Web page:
President Anastasiades has been holding talks with ministers and lawmakers at the parliament building in Nicosia, which has been cordoned off to prevent protests.

The BBC’s Mark Lowen, in Nicosia, says there are suggestions Mr Anastasiades is looking at lowering the cost to those with smaller savings.

Under the currently agreed terms, depositors with less than 100,000 euros in Cyprus accounts would have to pay a one-time tax of 6.75%. Those with sums over that threshold would pay 9.9%.

Levy graphic
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  • Depositors with under 100,000 euros deposited must pay 6.75%
  • Those with more than 100,000 in their accounts must pay 9.9%
  • Depositors will be compensated with the equivalent amount in shares in their banks
  • The levy is a one-off measure

Our correspondent says the president may want to lower the former rate to 3%, while raising the levy on the larger depositors to 12.5%.

An EU source told Agence France-Presse there could be a three-way split on the level of levy, grouped into accounts holding less than 100,000 euros, between 100,000 and 500,000 and more than 500,000.

Another Cypriot source suggested that no levy were be payable on accounts under 20,000 euros, but there has been no official comment on the various options.

Mr Anastasiades insists that without the bailout Cyprus could face bankruptcy and a possible exit from the eurozone.

The banks are closed on Monday for a national holiday and officials said they would remain closed on Tuesday and Wednesday to avoid mass withdrawals.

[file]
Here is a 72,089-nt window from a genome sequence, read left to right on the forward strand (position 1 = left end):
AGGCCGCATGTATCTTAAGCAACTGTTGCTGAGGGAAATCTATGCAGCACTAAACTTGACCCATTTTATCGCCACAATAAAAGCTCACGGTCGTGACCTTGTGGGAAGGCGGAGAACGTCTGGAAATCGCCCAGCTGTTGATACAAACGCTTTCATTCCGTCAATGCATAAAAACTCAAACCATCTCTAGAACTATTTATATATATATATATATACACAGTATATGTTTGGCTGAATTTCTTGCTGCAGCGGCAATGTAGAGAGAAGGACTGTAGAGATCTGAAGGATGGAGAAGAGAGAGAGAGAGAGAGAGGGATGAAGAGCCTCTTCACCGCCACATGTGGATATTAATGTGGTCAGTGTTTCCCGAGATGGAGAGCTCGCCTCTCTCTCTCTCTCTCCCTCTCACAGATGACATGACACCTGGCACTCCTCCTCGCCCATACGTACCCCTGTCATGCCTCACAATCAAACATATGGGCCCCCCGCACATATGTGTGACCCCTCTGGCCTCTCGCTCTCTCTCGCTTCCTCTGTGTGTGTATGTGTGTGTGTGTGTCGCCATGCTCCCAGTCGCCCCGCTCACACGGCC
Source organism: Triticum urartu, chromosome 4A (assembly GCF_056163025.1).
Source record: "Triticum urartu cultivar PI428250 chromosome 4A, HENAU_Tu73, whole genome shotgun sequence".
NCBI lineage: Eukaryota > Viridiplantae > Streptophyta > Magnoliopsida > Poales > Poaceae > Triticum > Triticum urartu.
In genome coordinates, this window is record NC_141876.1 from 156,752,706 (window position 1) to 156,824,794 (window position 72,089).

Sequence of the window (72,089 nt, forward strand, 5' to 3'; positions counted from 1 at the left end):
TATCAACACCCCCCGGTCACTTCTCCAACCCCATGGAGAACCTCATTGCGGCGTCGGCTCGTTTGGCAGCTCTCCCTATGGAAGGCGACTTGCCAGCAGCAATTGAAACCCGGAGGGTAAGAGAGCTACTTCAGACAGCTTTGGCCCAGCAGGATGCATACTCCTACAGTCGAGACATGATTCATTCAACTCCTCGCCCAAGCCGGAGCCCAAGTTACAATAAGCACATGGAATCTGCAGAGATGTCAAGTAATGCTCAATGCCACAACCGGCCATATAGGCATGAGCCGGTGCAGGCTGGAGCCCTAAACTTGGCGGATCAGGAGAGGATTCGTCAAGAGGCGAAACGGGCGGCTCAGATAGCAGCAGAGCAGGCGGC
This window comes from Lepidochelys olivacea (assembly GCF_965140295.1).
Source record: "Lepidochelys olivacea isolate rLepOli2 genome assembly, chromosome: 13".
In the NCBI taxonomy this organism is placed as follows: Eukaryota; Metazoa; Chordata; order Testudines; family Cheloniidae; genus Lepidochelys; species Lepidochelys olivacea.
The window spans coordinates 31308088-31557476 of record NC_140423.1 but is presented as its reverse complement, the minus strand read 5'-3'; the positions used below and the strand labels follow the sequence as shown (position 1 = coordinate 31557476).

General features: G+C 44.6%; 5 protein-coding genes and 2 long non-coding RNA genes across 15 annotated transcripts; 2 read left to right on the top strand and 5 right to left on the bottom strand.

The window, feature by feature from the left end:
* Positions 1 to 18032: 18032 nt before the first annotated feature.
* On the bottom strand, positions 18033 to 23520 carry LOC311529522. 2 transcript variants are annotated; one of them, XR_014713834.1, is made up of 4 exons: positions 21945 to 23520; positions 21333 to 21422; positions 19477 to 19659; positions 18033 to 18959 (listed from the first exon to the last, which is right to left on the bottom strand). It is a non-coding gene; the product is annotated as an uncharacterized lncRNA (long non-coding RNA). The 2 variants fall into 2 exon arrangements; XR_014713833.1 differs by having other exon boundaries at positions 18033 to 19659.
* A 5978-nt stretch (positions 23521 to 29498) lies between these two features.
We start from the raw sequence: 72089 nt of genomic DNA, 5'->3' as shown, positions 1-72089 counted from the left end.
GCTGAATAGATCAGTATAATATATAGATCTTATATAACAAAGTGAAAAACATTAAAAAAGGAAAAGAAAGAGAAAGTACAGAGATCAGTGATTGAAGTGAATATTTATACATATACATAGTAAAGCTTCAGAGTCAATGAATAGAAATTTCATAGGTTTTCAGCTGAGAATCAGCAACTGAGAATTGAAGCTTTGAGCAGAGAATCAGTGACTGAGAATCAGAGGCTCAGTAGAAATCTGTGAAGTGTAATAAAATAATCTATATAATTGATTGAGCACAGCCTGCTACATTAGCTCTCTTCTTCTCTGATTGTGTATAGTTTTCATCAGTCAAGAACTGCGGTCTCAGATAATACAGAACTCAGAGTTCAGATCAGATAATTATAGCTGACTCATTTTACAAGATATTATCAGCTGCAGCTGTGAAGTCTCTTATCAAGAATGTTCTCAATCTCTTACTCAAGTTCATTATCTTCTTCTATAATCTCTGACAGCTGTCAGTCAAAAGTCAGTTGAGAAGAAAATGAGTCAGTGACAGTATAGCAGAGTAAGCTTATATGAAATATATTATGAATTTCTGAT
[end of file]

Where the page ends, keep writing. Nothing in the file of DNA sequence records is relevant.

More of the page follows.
Correspondents say the president faces a tough task getting the deal through parliament.

Speaker Yiannakis Omirou, of the EDEK party, said: “Parliament is called to legalise a decision to rob depositors blind, against every written and unwritten law. We refuse to subscribe to this.”

Although Cyprus accounts for just 0.2% of European output, there are fears that savers in other weak European economies could become nervous and spark runs on banks.


Russia has strongly criticised the Cyprus bailout deal.

Presidential spokesman Dmitry Peskov said on Monday: “Assessing the possible decision of imposing additional tax by Cyprus on deposits, [President] Putin said that this decision, if taken, would be unfair, unprofessional and dangerous.”

Highcharts graph

Domestic residents
Euros : 42.7

Source of Cyprus bank depositsEuros (billions)

Domestic residents
Euros: 42.7
Euro area
Euros: 4.7
Rest of world
Euros: 20.9

Source: Central Bank of Cyprus

Prime Minister Dmitry Medvedev said: “It looks simply like the confiscation of other people’s money.”

The Moody’s ratings agency estimates that, at the end of 2012, Russian banks had placed $12bn in Cypriot banks, with corporate deposits at $19bn.

So Russian corporate and individual investors could lose up to $2bn.

The Russian government also gave Cyprus a 2.5bn euro loan in 2011. Russian Finance Minister Anton Siluanov told the Interfax news agency on Monday that Moscow would consider extending the loan period and restructuring the repayments.